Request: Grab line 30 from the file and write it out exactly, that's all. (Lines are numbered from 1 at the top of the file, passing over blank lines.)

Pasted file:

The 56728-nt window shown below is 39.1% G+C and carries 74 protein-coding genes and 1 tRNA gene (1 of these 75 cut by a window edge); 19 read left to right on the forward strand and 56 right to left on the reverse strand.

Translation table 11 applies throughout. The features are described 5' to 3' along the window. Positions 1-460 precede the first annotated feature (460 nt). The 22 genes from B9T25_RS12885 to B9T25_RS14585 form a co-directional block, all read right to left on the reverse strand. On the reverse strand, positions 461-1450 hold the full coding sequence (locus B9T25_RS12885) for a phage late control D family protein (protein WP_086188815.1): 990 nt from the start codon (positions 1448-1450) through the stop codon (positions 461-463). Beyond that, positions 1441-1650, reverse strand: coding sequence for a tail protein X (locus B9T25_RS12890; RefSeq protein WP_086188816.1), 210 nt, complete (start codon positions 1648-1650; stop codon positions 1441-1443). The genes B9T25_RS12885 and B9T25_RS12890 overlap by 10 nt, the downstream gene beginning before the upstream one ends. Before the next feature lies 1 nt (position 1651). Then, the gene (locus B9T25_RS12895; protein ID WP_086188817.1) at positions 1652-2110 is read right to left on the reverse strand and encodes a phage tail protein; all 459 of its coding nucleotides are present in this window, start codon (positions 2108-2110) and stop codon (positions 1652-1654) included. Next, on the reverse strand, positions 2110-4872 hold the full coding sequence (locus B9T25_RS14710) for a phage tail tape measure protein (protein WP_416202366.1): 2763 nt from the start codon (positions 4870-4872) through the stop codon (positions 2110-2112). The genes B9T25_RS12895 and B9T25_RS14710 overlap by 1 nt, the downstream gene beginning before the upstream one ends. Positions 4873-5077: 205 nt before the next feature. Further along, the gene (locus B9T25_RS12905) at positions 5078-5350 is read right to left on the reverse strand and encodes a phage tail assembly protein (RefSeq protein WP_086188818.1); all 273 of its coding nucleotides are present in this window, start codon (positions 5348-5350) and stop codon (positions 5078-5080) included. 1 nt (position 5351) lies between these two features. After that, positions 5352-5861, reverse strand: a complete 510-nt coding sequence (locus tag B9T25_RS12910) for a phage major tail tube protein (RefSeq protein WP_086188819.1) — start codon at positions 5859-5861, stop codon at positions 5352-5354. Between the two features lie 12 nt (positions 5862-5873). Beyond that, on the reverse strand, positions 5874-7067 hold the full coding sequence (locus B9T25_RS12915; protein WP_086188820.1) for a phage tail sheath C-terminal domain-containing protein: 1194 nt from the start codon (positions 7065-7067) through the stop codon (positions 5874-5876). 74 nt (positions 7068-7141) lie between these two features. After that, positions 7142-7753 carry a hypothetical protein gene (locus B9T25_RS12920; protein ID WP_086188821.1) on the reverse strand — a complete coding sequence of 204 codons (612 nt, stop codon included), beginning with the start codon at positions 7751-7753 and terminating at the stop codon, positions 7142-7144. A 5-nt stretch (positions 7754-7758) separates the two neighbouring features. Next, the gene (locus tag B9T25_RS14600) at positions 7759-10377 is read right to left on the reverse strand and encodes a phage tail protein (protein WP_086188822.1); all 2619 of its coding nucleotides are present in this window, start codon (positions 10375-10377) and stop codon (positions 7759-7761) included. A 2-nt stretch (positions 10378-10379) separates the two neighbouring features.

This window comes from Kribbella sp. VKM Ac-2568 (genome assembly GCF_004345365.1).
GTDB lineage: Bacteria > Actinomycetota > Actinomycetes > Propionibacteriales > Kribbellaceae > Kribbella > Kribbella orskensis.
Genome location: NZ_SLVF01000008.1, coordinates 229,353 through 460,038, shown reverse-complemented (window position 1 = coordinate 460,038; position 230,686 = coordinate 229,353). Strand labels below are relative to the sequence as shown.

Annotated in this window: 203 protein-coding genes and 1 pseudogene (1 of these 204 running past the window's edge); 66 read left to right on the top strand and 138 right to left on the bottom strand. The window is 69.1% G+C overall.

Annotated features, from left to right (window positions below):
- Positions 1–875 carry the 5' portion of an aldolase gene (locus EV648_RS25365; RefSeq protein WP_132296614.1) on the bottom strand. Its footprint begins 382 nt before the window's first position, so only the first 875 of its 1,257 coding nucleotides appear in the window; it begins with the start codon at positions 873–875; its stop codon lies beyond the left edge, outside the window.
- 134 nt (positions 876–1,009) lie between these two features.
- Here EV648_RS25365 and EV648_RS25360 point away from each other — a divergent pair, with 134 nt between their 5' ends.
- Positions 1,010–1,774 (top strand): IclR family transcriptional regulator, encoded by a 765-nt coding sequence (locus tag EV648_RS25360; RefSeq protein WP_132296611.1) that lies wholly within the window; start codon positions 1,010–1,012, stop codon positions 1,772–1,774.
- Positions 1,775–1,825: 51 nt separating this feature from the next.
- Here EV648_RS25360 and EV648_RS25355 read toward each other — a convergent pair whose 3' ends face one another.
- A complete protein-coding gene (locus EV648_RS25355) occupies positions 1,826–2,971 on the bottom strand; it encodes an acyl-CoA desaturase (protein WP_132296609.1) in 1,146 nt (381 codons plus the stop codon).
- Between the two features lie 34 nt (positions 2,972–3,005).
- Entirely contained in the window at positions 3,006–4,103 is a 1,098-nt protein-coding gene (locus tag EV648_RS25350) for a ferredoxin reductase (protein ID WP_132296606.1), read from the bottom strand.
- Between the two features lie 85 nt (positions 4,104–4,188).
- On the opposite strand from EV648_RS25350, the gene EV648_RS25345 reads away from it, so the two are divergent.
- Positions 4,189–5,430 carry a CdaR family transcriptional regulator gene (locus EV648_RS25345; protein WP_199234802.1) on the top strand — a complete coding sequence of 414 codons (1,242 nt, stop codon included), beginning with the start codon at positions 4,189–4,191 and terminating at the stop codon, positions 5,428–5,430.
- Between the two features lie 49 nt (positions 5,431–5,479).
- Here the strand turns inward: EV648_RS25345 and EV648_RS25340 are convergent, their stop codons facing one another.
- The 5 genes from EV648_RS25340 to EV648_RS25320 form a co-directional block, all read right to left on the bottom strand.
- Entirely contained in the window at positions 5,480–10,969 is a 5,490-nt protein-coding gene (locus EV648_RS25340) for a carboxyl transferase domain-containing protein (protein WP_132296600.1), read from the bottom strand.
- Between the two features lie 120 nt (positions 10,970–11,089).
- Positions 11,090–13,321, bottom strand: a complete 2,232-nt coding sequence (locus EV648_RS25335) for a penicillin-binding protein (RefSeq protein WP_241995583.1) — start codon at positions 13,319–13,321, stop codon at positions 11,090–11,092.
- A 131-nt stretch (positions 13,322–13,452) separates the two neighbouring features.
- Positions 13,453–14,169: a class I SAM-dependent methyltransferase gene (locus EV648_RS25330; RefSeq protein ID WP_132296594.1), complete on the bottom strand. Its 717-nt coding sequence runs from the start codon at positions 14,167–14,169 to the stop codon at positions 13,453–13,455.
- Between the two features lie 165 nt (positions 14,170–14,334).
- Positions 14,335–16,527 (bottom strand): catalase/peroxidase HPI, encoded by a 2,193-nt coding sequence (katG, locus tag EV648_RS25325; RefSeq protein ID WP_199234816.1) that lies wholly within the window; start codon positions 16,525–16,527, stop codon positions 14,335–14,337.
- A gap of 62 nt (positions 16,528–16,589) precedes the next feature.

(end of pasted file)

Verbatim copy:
- A gap of 62 nt (positions 16,528–16,589) precedes the next feature.